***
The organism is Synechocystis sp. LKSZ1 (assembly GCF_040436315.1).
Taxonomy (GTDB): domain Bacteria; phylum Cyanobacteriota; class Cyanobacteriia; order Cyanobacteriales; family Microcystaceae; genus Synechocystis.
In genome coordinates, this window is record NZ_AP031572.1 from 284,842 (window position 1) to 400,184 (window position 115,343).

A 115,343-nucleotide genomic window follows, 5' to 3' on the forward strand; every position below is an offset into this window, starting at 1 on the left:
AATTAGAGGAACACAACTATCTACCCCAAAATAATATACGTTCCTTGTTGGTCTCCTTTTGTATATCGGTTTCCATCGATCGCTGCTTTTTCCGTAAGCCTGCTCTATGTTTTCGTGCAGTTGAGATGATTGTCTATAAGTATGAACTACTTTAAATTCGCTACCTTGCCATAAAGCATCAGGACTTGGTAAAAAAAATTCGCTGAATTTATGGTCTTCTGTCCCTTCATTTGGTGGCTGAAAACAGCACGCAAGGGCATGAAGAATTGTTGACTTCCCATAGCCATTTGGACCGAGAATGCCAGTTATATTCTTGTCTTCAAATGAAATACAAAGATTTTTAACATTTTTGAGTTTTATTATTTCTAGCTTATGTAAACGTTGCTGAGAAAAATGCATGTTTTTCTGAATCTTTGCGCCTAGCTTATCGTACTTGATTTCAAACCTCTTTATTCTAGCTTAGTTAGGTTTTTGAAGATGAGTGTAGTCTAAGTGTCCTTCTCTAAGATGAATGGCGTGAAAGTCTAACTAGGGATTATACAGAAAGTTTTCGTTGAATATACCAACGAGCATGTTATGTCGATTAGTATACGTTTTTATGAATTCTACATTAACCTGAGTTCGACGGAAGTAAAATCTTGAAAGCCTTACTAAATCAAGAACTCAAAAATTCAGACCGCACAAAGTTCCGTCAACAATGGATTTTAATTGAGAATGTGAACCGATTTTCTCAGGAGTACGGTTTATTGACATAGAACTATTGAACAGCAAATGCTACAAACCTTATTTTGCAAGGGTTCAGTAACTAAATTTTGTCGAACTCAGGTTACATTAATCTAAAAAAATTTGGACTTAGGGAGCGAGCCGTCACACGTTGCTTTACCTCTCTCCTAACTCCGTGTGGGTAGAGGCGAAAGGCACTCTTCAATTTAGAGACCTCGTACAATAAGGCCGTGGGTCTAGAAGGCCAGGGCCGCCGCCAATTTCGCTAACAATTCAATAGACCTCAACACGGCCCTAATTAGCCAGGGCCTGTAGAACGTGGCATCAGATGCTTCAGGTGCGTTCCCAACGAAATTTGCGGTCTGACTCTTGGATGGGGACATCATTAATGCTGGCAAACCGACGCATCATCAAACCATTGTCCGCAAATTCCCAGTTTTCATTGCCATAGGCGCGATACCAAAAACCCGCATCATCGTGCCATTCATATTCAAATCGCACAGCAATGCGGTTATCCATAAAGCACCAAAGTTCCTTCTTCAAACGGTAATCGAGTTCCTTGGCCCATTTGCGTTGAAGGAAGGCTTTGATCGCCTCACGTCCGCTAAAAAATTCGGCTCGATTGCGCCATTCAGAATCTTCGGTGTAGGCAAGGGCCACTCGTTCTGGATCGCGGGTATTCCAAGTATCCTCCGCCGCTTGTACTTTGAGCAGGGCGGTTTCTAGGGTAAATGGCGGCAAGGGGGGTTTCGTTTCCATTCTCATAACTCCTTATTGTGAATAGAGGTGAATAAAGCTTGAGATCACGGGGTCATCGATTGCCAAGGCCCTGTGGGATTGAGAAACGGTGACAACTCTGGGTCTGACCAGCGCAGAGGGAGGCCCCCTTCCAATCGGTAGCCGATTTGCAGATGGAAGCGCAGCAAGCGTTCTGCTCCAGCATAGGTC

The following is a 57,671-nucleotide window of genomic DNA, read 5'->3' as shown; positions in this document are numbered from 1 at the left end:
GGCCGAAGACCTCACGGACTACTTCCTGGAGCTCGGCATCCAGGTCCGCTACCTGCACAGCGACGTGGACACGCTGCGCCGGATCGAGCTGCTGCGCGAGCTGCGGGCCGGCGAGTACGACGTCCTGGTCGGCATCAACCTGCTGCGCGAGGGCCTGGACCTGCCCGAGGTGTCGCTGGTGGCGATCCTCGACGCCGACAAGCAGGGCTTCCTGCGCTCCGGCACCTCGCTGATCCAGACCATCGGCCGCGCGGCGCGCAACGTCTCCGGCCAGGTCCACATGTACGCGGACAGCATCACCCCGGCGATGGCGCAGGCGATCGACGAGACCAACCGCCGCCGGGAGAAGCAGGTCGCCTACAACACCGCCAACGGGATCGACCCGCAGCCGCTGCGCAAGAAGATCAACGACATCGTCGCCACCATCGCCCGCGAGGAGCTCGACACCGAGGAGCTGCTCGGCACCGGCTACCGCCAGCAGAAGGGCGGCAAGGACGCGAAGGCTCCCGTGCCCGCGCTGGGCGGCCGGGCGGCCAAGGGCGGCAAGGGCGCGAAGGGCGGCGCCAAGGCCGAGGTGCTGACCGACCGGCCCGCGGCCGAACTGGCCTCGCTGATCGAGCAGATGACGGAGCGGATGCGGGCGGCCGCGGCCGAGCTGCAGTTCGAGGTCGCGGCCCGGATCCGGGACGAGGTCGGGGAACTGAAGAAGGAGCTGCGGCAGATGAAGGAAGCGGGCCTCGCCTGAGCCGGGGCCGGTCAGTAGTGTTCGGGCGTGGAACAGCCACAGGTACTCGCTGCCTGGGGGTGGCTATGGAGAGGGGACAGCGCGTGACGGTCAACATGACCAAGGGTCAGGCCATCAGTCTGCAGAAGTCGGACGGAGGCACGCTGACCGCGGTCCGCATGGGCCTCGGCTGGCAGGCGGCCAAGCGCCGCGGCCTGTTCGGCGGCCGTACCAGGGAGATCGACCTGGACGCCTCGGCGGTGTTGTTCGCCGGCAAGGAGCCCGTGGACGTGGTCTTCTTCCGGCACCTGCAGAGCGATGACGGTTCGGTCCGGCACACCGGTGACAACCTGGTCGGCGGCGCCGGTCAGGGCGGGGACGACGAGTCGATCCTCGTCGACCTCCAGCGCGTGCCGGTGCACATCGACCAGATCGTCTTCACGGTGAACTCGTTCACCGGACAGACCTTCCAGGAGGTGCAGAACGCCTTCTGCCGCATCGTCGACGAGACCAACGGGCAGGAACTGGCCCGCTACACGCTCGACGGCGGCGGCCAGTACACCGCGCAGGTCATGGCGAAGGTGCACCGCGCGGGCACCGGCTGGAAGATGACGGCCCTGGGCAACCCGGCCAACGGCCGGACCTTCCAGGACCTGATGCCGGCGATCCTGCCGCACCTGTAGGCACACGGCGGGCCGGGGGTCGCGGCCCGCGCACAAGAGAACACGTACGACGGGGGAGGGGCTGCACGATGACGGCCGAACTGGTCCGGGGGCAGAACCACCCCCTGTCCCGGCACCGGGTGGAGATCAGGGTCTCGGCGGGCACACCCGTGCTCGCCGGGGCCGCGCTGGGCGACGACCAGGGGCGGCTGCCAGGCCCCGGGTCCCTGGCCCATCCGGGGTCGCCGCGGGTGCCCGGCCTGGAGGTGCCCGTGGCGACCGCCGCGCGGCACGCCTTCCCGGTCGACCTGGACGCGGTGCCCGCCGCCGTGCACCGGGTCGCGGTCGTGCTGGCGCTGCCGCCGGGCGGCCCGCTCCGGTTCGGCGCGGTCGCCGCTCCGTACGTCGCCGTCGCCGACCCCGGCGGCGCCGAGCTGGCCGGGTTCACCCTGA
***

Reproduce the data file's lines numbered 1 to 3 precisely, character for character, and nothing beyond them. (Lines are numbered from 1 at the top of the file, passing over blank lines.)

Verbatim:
The organism is Synechocystis sp. LKSZ1 (assembly GCF_040436315.1).
Taxonomy (GTDB): domain Bacteria; phylum Cyanobacteriota; class Cyanobacteriia; order Cyanobacteriales; family Microcystaceae; genus Synechocystis.
In genome coordinates, this window is record NZ_AP031572.1 from 284,842 (window position 1) to 400,184 (window position 115,343).